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Stopping: How to Be Still When You Have to Keep Going
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Stopping: How to Be Still When You Have to Keep Going

3.81  ·  Rating details ·  59 ratings  ·  9 reviews
Stopping is a simple, straightforward technique for "doing nothing, as much as possible, for a definite period of time, with the purpose of becoming more awake and remembering who you are," so that you can live more purposefully and peacefully.
Paperback, 276 pages
Published January 1st 1998 by Conari Press (first published December 31st 1997)
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3.81  · 
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 ·  59 ratings  ·  9 reviews

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Jan 01, 2009 rated it it was amazing
Great book I read when I was going through my divorce and trying to figure out where to go from here. Great for anyone going through career or life changes to get in touch with your inner self to see what direction to go in next. Reflective.
Aug 20, 2017 rated it really liked it
This nonfiction piece is a thoughtful companion during a time of transition, or at least it was for me. It was a kind and gentle guidebook for a period of pause, a period of shift. "Stopping helps bring together the threads of your history, of your stories. It helps you to remember who you are, where you come from, where you are going and where you want to go; to remember your original goals, ideals, and dreams; and remember why you started doing what you do so that you can see if it is still wh ...more
Jun 11, 2018 rated it it was amazing  ·  review of another edition
I enjoyed reading this books and took many notes to refer back when needed. I have been practicing this for years and finally got validation that it is okay for me to take these moments just to be with me.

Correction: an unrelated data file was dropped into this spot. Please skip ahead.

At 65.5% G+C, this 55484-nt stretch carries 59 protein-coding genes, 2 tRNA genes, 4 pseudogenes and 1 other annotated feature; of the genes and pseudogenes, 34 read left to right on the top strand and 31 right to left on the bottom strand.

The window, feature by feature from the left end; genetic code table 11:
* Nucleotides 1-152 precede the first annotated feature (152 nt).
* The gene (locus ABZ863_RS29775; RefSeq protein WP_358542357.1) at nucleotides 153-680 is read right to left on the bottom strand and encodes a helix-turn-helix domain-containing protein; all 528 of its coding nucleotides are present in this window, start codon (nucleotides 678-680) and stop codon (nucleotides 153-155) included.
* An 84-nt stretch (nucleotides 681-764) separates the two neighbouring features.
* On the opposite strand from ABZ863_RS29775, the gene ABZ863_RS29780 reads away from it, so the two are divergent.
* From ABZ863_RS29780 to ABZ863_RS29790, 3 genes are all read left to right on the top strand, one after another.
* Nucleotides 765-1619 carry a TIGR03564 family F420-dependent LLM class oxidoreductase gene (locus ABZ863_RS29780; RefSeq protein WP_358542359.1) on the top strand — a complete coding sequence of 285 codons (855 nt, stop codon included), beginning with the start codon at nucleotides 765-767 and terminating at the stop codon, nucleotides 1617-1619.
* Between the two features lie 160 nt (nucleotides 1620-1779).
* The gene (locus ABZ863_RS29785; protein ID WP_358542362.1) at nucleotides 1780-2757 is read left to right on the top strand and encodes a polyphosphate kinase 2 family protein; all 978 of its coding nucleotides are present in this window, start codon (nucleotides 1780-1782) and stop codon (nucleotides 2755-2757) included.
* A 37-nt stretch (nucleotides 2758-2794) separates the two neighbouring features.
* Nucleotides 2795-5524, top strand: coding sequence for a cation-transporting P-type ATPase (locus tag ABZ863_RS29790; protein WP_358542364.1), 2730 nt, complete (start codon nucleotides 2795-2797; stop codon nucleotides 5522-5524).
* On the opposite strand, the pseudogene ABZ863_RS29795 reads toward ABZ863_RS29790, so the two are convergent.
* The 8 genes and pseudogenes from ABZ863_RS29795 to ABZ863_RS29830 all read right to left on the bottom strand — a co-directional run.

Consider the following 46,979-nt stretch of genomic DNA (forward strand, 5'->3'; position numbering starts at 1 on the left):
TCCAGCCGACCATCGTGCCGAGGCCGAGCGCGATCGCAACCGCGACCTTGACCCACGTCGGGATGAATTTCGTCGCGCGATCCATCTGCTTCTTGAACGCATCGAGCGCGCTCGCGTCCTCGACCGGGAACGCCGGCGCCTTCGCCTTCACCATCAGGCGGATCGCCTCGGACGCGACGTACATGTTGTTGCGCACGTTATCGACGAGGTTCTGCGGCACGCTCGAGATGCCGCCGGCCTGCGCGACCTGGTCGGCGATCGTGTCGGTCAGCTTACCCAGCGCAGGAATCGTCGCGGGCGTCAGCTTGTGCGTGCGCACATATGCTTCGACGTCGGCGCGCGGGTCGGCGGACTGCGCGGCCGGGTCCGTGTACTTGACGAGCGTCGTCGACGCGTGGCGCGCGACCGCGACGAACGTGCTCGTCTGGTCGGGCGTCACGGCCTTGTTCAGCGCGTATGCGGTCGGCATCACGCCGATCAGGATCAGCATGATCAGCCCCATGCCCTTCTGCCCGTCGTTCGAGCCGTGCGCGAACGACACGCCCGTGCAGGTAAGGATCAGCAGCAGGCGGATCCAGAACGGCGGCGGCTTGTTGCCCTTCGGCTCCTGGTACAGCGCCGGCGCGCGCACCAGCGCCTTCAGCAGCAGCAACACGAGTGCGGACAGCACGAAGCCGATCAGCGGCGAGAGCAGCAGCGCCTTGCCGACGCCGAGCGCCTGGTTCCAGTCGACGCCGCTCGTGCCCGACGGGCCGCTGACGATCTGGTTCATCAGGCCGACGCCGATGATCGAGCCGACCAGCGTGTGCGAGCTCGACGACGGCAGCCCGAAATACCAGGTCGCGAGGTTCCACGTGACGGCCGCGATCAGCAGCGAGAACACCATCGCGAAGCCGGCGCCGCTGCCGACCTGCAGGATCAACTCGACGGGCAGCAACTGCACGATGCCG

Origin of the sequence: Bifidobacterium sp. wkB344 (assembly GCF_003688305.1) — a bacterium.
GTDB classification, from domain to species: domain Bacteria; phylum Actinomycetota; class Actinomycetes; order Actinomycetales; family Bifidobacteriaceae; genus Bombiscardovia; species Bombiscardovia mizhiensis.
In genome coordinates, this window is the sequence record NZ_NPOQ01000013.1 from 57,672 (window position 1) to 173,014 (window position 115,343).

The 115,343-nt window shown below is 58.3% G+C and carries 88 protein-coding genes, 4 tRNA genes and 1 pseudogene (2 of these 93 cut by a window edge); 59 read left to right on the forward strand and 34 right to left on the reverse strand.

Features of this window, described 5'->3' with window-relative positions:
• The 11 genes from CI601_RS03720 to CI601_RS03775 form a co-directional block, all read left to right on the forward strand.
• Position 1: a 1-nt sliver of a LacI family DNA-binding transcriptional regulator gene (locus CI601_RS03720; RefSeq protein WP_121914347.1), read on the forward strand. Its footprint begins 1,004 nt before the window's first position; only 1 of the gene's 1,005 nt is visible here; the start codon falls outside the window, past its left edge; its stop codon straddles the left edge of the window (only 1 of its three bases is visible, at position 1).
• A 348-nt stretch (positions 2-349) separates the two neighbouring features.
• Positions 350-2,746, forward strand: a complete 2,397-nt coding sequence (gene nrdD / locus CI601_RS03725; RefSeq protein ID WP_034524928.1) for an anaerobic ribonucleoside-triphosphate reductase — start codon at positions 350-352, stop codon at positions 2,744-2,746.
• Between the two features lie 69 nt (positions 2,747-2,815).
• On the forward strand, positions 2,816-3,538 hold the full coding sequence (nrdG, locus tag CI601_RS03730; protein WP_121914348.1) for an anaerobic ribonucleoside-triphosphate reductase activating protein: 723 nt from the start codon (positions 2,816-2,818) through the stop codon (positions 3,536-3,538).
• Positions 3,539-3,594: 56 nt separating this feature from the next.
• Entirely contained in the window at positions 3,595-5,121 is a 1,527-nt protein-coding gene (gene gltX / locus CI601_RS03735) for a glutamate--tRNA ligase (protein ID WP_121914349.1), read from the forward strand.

As a teacher of middle schoolers, this process is essential for my sanity. I never had a name for it before but now I do...stopping.

We are always searching for something and this book recognized this so that it had a name and was found. In the process, I realized that it can be used daily or fo
Mar 31, 2019 rated it liked it  ·  review of another edition
Shelves: non-fiction
A different type of meditation as I see it, gave me some things to think about.
Amy Armstrong
Mar 14, 2012 rated it liked it
This is a good book to pick up on your way to the basement fridge to grab a beer so you can settle into a comfy chair, make sure you have a really mean look plastered on your face, and read. The text is soothing, but we know that the only way to keep people away from you is to look really scary. I picked up Stopping: How to Be Still When You Have to Keep Going along with a bunch of other books that I thought might provide some material on mindfulness since I was about to teach a workshop on Emot ...more
Modern life has become so intense and complex that old methods of coping, cramming in more or trying to exclude more, no longer work. Adopting a new approach might be beneficial. And that is the subject of this book: stopping. Whether it's a pause before speaking (a Stillpoint), a day off to just relax, like Sundays used to be (a Stopover), or a three week hiatus (a Grinding Halt), doing nothing is a useful and ultimately beneficial activity. In order to connect with who we are and just be a hum ...more
Amy Paget
Jun 13, 2015 rated it really liked it
Shelves: retreats, reflection
As a proponent of quiet times and retreats, I didn't find a lot new in this book, but what I appreciated was its simplicity of style and clarity. What is new to me is Kundtz's contention that what he calls "The mountain of too much new" can no longer be addressed by just slowing down or using the techniques you've successfully used in the past when overwhelmed. Very much worth a reading, and a tool that I will be referring to when offering Quiet Days at St. John's Church.
Written by a Catholic priest with taoist training. Has some insights for caregivers.
Oct 15, 2015 rated it really liked it
I am savoring this book chapter by chapter. Definitely a good read. It is even deserving to be reread!
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